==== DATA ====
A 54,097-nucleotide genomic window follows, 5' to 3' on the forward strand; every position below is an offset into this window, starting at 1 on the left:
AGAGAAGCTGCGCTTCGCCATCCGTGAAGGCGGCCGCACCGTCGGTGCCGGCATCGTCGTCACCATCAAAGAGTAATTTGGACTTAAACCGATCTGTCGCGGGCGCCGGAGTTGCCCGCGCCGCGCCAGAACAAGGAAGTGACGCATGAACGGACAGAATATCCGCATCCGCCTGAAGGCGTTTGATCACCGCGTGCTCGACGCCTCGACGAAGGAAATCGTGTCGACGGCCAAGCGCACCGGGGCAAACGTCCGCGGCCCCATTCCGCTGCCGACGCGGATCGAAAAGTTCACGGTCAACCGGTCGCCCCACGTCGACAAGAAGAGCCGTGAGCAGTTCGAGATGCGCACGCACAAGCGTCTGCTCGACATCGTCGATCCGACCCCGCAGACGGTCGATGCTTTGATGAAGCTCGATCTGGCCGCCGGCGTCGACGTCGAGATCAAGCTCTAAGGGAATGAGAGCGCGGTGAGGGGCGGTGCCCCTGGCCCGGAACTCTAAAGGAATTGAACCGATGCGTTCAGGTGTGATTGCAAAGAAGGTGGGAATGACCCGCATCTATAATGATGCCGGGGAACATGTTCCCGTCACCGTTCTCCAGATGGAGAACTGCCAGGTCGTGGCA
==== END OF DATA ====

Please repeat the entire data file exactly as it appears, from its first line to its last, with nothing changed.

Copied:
A 54,097-nucleotide genomic window follows, 5' to 3' on the forward strand; every position below is an offset into this window, starting at 1 on the left:
AGAGAAGCTGCGCTTCGCCATCCGTGAAGGCGGCCGCACCGTCGGTGCCGGCATCGTCGTCACCATCAAAGAGTAATTTGGACTTAAACCGATCTGTCGCGGGCGCCGGAGTTGCCCGCGCCGCGCCAGAACAAGGAAGTGACGCATGAACGGACAGAATATCCGCATCCGCCTGAAGGCGTTTGATCACCGCGTGCTCGACGCCTCGACGAAGGAAATCGTGTCGACGGCCAAGCGCACCGGGGCAAACGTCCGCGGCCCCATTCCGCTGCCGACGCGGATCGAAAAGTTCACGGTCAACCGGTCGCCCCACGTCGACAAGAAGAGCCGTGAGCAGTTCGAGATGCGCACGCACAAGCGTCTGCTCGACATCGTCGATCCGACCCCGCAGACGGTCGATGCTTTGATGAAGCTCGATCTGGCCGCCGGCGTCGACGTCGAGATCAAGCTCTAAGGGAATGAGAGCGCGGTGAGGGGCGGTGCCCCTGGCCCGGAACTCTAAAGGAATTGAACCGATGCGTTCAGGTGTGATTGCAAAGAAGGTGGGAATGACCCGCATCTATAATGATGCCGGGGAACATGTTCCCGTCACCGTTCTCCAGATGGAGAACTGCCAGGTCGTGGCA